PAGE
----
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Woodruff Foundation Examined by Philanthropy Watchdog

NCRP’s Philamplify combines crowdsourcing with expert critiques in new website.

Screenshot from 'Will Atlanta's Quiet Changemaker Adapt to 21st Century Opportunities?' YouTube
Screenshot from 'Will Atlanta's Quiet Changemaker Adapt to 21st Century Opportunities?' YouTube
Patch Staff Report

On Tuesday, the National Committee for Responsive Philanthropy (NCRP) launched Philamplify, a new project aimed at bursting philanthropy’s “isolation bubble” by delivering honest feedback to grantmakers. Washington D.C.-based Philamplify pairs comprehensive assessments of prominent foundations with an interactive website that gathers user-generated commentary on foundation practices.

The Midtown-based Robert W. Woodruff Foundation, Atlanta’s largest foundation with nearly $3 billion in assets, is one of the first three grantmakers examined for the initiative’s launch.

Written by philanthropic sector veteran Elizabeth Myrick, “Robert W. Woodruff Foundation: Will Atlanta’s Quiet Changemaker Adapt to 21st Century Opportunities?” highlights the organization’s strengths in fostering health, social service, educational and arts institutions in Atlanta. It also identifies ways it can improve its impact, by being more transparent about its goals and strategies, diversifying and expanding its board and staff, and by seeking new community partners in communities of color and other underserved communities. The report was also critical of the foundation’s high concentration of assets in stock of the Coca-Cola company, noting that such an approach is not common among foundations and carries significant risk.

“There is no doubt that the Woodruff Foundation is a cornerstone in Atlanta,” Aaron Dorfman, executive director of NCRP, said in a press release. “We believe that our recommendations will allow it to achieve an even deeper impact, to promote equity and strengthen the city’s social fabric for generations to come.”

In a letter responding to the assessment, Woodruff Foundation President P. Russell Hardin said,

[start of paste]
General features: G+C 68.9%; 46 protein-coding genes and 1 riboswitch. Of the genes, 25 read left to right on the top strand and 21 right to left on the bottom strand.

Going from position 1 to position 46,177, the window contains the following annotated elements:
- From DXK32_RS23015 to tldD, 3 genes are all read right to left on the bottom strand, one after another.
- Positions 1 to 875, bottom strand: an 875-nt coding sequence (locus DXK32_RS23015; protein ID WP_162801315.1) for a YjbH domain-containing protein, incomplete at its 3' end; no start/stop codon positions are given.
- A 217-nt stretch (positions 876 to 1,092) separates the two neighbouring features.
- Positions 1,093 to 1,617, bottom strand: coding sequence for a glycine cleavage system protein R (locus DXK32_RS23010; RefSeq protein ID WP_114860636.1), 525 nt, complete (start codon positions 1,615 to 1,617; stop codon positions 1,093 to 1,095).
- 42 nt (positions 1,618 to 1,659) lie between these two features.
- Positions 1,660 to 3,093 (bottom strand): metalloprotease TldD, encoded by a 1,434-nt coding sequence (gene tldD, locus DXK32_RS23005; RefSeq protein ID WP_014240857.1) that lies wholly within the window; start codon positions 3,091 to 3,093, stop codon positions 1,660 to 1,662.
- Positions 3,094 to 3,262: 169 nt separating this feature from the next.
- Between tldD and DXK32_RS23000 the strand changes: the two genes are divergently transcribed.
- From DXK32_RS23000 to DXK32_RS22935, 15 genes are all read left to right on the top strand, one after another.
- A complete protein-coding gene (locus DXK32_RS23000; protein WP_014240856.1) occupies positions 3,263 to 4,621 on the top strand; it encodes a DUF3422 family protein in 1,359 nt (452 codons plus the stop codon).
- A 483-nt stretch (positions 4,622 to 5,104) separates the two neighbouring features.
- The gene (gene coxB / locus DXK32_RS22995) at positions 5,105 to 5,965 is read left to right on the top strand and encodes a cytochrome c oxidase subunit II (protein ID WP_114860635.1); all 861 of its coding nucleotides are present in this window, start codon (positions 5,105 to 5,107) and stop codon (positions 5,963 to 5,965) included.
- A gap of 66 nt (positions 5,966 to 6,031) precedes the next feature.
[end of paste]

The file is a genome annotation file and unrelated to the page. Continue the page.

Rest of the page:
“The Woodruff Foundation appreciates the NCRP’s dedication to furthering the positive impact of philanthropy by promoting openness and the public good. All of us in the field of philanthropy benefit from thoughtful analysis of divergent strategies and styles and an effort to measure results.”

The Woodruff Foundation, along with the Lumina Foundation for Education in Indianapolis and the William Penn Foundation in Philadelphia, were selected for the assessment because they are among the 100 top foundations in the U.S. Over time, Philamplify will evaluate other major foundations.

At the heart of Philamplify.org are individual foundation assessments conducted by top-notch researchers that provide a comprehensive examination of a foundation’s grantmaking and operations. These assessments incorporate feedback received from the foundation’s key stakeholders, including peer foundations, nonprofits, issue experts, members of the media and other individuals. All foundation assessment reports are made public on Philamplify.org where users can also weigh in.

Philamplify.org users have the option to remain anonymous, allowing all those whose lives are touched by philanthropy, from foundation leaders and staff to experts and community members, the opportunity to comment on and share their experiences with foundations in a safe space. In addition to providing comments on the assessed foundations, users are also encouraged to weigh in on issues affecting the philanthropic sector, and share stories about the impact of philanthropy in their lives and communities. The site, which is available free of charge, also enables individuals to reach out to leaders of foundations that have been assessed.

View Philamplify’s Woodruff Foundation video or visit http://philamplify.org/assessment/woodruff-foundation-assessment/ to learn more about the foundation’s impact.

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